Spike's autopsy pictures


Spike

Picture of the chest cavity with the heart in the middle but I'm not sure what the round mass towards the bottom left of the heart is... The rest on the left of the heart is the mass that was in his chest, you can also see one of the veins running through the mass.




Spike

The mass on the bottom and lungs and heart above it.




Spike

Different angle of the mass (on the left) and lungs on the right with the heart on the bottom right corner.





Spike's histopathology report:


History
Head oedema several months, chest radiographs - anterior thoracic mass.

Diagnosis
Lymphoma (Lymphosarcoma)

Commentary

The submission consists of heart, lung and samples from a mass in the anterior thorax from a male ferret (age not stated).

HEART: the myocardium is largely unremarkable apart from a couple of very small foci of myocyte vacuolar degeneration, with early replacement fibrosis. The cause or significance of this is uncertain - it could be within "normal" limits in an older animal. Alternatively it could be a reflection of increased workload on the myocardium as a result of the mass (see below). In any case, it is unlikely to have been pathologically significant at this degree.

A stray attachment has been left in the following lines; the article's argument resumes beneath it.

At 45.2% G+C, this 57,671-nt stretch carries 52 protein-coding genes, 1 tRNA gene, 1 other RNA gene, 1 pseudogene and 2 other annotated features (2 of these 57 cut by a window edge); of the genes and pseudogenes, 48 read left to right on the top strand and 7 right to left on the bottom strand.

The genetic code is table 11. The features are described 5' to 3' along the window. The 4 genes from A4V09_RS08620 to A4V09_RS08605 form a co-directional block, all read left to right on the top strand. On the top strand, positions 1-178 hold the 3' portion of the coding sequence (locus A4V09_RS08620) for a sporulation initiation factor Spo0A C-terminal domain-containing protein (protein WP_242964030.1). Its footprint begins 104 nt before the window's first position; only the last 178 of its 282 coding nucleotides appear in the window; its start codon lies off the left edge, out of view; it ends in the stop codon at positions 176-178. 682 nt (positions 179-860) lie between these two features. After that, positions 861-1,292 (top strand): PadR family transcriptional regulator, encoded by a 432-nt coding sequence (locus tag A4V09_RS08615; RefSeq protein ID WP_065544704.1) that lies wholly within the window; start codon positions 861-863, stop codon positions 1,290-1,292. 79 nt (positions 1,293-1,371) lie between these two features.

LUNG: the sample is congested, otherwise histologically unremarkable.
MASS: the sections reveal a mass composed of solid sheets of uniform, intermediately differentiated lymphocytes. These have rather small (ca 1x rbc diameter), hyperchromatic nuclei without prominent nucleoli. The mitotic rate is moderate (5 or 6 per 40x field). The diagnosis is lymphoma. It is not certain whether this has originated in the thymus or in the mediastinal lymph nodes, but there is a small piece of histologically normal thymus present in one of the sections, so I suspect the tumour originated in lymph nodes.

Lymphosarcoma is the commonest malignancy of the domestic ferret. It generally arises spontaneously, although there is increasing evidence of a transmissible form. Several variants of the disease exist: a small-cell type is more commonly encountered in older animals while the lymphoblastic form is seen more frequently in younger (less than 2 years old) ferrets. The prognosis is always poor.